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Production of wild rice was dropping. The top year of production in the
past few years has been 65,000 pounds of wild rice, with a much lower
production for families that ranged from 14,000 to 25,000 pounds. The
potential, Holmes said could be for more than one million pounds of wild
rice. That would make a sizeable commercial product.

More drastic measures were needed to save the sacred manomin.

It took 10 years of planning and the ideas had to be sold to elders and the
council, Strong said. Nett Lake is void of any motorized boat or vehicle,
which presented a major stumbling block. The bogs had to be destroyed and
the only cutters available used motors and thus fuel spills could threaten
the lake.

Strong said the elders were against this process because of the gasoline
and oil. But with new technology that created a vegetable oil-based
hydraulic oil and new methods of cleanup for potential diesel spills the
elders and the tribal council got behind the project.

Now Nett Lake has three motorized vehicles in use; the bog cutter, a
harvester that picks up the floating gunk and deposits the bog residue on
the lake's banks and an air boat to transport workers to the cutter and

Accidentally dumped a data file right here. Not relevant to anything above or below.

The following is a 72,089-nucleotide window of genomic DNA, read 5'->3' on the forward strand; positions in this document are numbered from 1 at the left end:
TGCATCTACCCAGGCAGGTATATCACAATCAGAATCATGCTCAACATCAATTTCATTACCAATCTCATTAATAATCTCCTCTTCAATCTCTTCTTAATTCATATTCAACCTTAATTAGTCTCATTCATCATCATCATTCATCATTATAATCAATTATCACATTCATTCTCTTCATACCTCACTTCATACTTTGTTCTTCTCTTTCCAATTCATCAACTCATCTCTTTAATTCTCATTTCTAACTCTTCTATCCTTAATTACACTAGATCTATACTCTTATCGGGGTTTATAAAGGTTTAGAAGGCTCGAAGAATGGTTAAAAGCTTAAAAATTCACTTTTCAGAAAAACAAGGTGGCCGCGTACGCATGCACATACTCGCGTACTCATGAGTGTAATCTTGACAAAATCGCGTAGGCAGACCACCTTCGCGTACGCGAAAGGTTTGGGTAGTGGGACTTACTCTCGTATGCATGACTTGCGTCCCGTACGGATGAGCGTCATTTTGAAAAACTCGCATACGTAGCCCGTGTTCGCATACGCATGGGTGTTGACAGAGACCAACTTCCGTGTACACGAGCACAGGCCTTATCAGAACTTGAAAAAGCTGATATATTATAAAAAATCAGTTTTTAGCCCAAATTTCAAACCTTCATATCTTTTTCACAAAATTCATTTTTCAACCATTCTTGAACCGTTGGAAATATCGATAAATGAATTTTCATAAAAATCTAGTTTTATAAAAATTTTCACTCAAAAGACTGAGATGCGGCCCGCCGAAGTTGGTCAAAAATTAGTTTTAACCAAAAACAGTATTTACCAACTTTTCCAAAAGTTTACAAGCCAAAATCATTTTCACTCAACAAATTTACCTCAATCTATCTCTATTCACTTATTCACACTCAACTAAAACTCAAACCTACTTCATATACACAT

harvester that is also used by officials to inspect the progress of wild
rice regeneration.

Revenues from Fortune Bay Resort and Casino paid for a cutter and
harvester. For the past two years the bogs were cut, some stream inlets
opened, up and with the flow of fresh oxygenated water to the lake the rice
beds are now growing.

Wild rice seed can lay dormant for up to six years before decaying in the
lake bottom. When the right mixture of oxygen, sunlight and temperature are
achieved the seed will germinate. That is happening on Nett Lake today.

Hand harvested and processed wild rice requires hard work. Canoes are
polled by one person through the wild rice beds while another person uses
knockers, or hefty sticks to bend the grassy plant over the canoe and with
the other stick knock the rice into the boat. In rhythmic fashion from one
side to another a canoe can be filled, depending on the year with some 200
pounds of wild rice in a few hours.

The rice is then taken to shore where a large cast iron pot is set over an
open fire and the rice is then stirred in the pot where it is parched;
stirred with a wooden paddle by hand. The rice is then placed in a birch
bark or other type pan and tossed in the wind so the shucks blow from the
seed. Harvested wild rice can be stored for many years.

Care is taken during the harvesting to make sure that enough seed is
returned to the lake so it will continue to grow.

The Bois Forte Band of Chippewa at one time had a thriving commercial wild
rice operation. It is still in operation, but produces very little income
for the band members. The market is small and the wild rice is mostly sold
in the band's gift shops and in some area food markets.

Processing the wild rice on a larger scale for economic development when
the lake is restored and the wild rice regenerates is a goal for the
Department of Natural Resources and the community. This will provide a
stable income for a few employees.

The people of Minnesota and Wisconsin know the value of lake grown and hand
harvested wild rice. But the message isn't out to the rest of the country.
Marketing of a higher-priced product will present certain pitfalls for the
Bois Forte, but they are hoping the quality of the product will be a
selling point.